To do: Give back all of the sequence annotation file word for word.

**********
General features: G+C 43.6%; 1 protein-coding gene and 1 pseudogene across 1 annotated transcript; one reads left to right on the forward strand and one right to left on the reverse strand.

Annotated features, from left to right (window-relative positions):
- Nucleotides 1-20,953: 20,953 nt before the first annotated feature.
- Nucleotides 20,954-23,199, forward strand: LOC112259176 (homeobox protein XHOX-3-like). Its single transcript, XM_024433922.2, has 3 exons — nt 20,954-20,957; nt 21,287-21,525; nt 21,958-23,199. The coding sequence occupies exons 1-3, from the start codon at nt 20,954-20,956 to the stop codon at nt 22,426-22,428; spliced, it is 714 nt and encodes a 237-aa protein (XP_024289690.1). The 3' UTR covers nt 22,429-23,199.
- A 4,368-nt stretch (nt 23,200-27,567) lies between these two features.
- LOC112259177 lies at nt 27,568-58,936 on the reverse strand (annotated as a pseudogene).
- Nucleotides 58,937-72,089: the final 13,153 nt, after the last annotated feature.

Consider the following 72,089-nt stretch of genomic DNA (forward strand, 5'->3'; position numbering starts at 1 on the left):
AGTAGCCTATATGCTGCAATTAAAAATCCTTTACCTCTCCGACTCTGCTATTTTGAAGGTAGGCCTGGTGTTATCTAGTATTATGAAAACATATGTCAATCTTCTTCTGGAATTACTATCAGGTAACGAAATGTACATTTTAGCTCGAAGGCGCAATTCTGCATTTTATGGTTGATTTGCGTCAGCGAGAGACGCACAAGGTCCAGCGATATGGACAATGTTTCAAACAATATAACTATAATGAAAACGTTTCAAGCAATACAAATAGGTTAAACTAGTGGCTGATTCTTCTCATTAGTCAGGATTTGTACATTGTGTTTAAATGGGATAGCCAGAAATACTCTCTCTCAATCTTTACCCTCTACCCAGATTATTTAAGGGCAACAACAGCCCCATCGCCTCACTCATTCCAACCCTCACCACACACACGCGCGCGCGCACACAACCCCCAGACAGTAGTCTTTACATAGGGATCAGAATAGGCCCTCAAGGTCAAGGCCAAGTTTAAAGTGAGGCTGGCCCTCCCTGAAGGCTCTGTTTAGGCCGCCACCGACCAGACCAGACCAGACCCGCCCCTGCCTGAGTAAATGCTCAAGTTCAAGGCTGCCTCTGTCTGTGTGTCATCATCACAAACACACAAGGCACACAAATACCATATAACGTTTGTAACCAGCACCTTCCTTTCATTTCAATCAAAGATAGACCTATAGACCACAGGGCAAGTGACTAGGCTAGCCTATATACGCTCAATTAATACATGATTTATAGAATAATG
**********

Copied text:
General features: G+C 43.6%; 1 protein-coding gene and 1 pseudogene across 1 annotated transcript; one reads left to right on the forward strand and one right to left on the reverse strand.

Annotated features, from left to right (window-relative positions):
- Nucleotides 1-20,953: 20,953 nt before the first annotated feature.
- Nucleotides 20,954-23,199, forward strand: LOC112259176 (homeobox protein XHOX-3-like). Its single transcript, XM_024433922.2, has 3 exons — nt 20,954-20,957; nt 21,287-21,525; nt 21,958-23,199. The coding sequence occupies exons 1-3, from the start codon at nt 20,954-20,956 to the stop codon at nt 22,426-22,428; spliced, it is 714 nt and encodes a 237-aa protein (XP_024289690.1). The 3' UTR covers nt 22,429-23,199.
- A 4,368-nt stretch (nt 23,200-27,567) lies between these two features.
- LOC112259177 lies at nt 27,568-58,936 on the reverse strand (annotated as a pseudogene).
- Nucleotides 58,937-72,089: the final 13,153 nt, after the last annotated feature.

Consider the following 72,089-nt stretch of genomic DNA (forward strand, 5'->3'; position numbering starts at 1 on the left):
AGTAGCCTATATGCTGCAATTAAAAATCCTTTACCTCTCCGACTCTGCTATTTTGAAGGTAGGCCTGGTGTTATCTAGTATTATGAAAACATATGTCAATCTTCTTCTGGAATTACTATCAGGTAACGAAATGTACATTTTAGCTCGAAGGCGCAATTCTGCATTTTATGGTTGATTTGCGTCAGCGAGAGACGCACAAGGTCCAGCGATATGGACAATGTTTCAAACAATATAACTATAATGAAAACGTTTCAAGCAATACAAATAGGTTAAACTAGTGGCTGATTCTTCTCATTAGTCAGGATTTGTACATTGTGTTTAAATGGGATAGCCAGAAATACTCTCTCTCAATCTTTACCCTCTACCCAGATTATTTAAGGGCAACAACAGCCCCATCGCCTCACTCATTCCAACCCTCACCACACACACGCGCGCGCGCACACAACCCCCAGACAGTAGTCTTTACATAGGGATCAGAATAGGCCCTCAAGGTCAAGGCCAAGTTTAAAGTGAGGCTGGCCCTCCCTGAAGGCTCTGTTTAGGCCGCCACCGACCAGACCAGACCAGACCCGCCCCTGCCTGAGTAAATGCTCAAGTTCAAGGCTGCCTCTGTCTGTGTGTCATCATCACAAACACACAAGGCACACAAATACCATATAACGTTTGTAACCAGCACCTTCCTTTCATTTCAATCAAAGATAGACCTATAGACCACAGGGCAAGTGACTAGGCTAGCCTATATACGCTCAATTAATACATGATTTATAGAATAATG